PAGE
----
12. cssfly

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    I just looked at your video footage no wonder the FAA call you! Its guys like you that need to think before you fly over emergency situations IE: like the kid drowning really? Don't •••• it up for the rest of us!!! :oops: :oops: :oops: :oops:
     
  13. chad556

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    I am contracted with the local news stations. Puting a 3 pound uav in the air is far more cheaper and safe then hovering a 3 million dollar 22000 pound aerostar up. The faa rules have nothing to with safety and everything to do with money.
     
  14. Buk

    Buk

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    Please post the "cease and desist" letter when it arrives.
     
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  15. FrankB

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    For you Canadians here, or those in the U.S. wanting to know what is required in Canada to legally fly a UAV for commercial purposes, here is the most relevant Transport Canada WEB site: http://www.tc.gc.ca/eng/civilaviation/standards/general-recavi-brochures-uav-2270.htm. Basically, you need to have a Special Flight Operations Certificate that lays out certain conditions that you must abide by, including all provisions of the Canadian Air Regulations (CARs).

    One potentially onerous requirement is to have at least $100,000 3rd party liability insurance before you can operate the UAV. I carry this under my overall business insurance, so don't have a breakdown of what just the insurance for the Phantom would cost.
     
  16. mercillus

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    Decent article I found on this topic.

    http://www.abc15.com/dpp/news/local_new ... ty-concern

    Whats funny is how long has the USA had a war on drugs? Been after gun control? Been after forcing the free people to give up their freedoms? Keep your drones guys. Just be smart about it. Like remove use of a UAV when getting aerials from any site anyone can read. Remove the key words they are using to snoop the internet.
     
  17. Bats

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    Just curious if anyone may have a link to the FAA regulations regarding this, and what exactly is prohibited. For example, you aren't allowed to fly commercially, but what happens if you fly for free and just sell the footage afterwards? Especially if you are doing any processing or editing to the footage, it would seem that this is a different service entirely..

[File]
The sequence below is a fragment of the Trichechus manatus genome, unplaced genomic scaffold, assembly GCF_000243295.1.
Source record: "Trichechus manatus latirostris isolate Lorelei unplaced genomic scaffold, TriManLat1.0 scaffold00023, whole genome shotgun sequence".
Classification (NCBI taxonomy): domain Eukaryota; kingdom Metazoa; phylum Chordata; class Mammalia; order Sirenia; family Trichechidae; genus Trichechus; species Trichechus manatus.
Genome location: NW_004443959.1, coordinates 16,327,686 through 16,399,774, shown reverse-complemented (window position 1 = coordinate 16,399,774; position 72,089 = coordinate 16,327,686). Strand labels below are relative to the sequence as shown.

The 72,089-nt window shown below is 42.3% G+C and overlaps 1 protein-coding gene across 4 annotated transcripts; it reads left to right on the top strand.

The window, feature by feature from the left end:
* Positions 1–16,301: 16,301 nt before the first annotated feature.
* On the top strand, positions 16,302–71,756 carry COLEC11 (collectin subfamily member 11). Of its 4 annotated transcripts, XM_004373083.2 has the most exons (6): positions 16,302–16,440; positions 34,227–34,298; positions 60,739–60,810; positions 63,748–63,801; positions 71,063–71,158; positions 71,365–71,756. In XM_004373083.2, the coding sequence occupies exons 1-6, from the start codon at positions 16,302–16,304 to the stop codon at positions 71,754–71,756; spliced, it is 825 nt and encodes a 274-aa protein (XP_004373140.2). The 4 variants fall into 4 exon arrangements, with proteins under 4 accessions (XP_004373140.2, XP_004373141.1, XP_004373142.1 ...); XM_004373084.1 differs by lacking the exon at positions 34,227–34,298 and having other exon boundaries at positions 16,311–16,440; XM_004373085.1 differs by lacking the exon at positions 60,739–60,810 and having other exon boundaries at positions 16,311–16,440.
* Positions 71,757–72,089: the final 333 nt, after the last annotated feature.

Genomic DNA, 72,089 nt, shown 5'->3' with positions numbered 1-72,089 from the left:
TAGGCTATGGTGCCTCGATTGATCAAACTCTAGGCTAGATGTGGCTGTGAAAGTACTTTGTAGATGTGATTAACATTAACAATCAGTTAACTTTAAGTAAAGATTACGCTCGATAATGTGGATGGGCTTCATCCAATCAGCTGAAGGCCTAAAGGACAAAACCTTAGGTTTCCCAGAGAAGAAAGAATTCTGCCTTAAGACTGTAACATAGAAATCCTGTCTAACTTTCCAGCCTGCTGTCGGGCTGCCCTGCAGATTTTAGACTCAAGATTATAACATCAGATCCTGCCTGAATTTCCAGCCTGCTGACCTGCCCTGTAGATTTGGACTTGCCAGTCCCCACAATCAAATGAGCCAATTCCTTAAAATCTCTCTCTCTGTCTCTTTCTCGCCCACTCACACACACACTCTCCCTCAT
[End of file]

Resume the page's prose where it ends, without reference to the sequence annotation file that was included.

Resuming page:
18. GeneL

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    It's a sure they have that covered - they think like that. One report I read awhile back said that they busted an operator who tried to get around their regs by giving away the aerial work as a part of a larger production. They said "Noooo..."

    This whole this is very similar to their long-standing rule for licensed private pilots prohibiting carrying paying passengers without a commercial license. Of course, most pilots aren't stupid, and they tried every trick in the book to get around that, and the FAA countered with whatever nitpick fit their rule. I understand that even a passenger paying for gas was a grey area, but that may have changed by now. Sad but true the Feds always win.
     
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  19. Driffill

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    This is the guide I go by, obviously I'm Australian. But it's similar to the regs in the us . . . .

    http://www.comlaw.gov.au/Details/F2013C ... c358722592

    Section 3, 101.295.

    It also covers use of hobby aeroplanes and balloons and kites!


    To any Aussies reading this . . . I watched the state of origin rugby last night, I wonder how close to being classed as a "drone" the "spider-cam" is??? Same as the cable strung cameras they have in the USA for the NFL etc
     
  20. FrankB

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    As a Canadian, I am far more concerned about a Phantom dropping out of the sky and landing on my head, especially when I'm out in the wilderness in the middle of nowhere, than I am about a loony bins with an assault rifle doing me in. ;)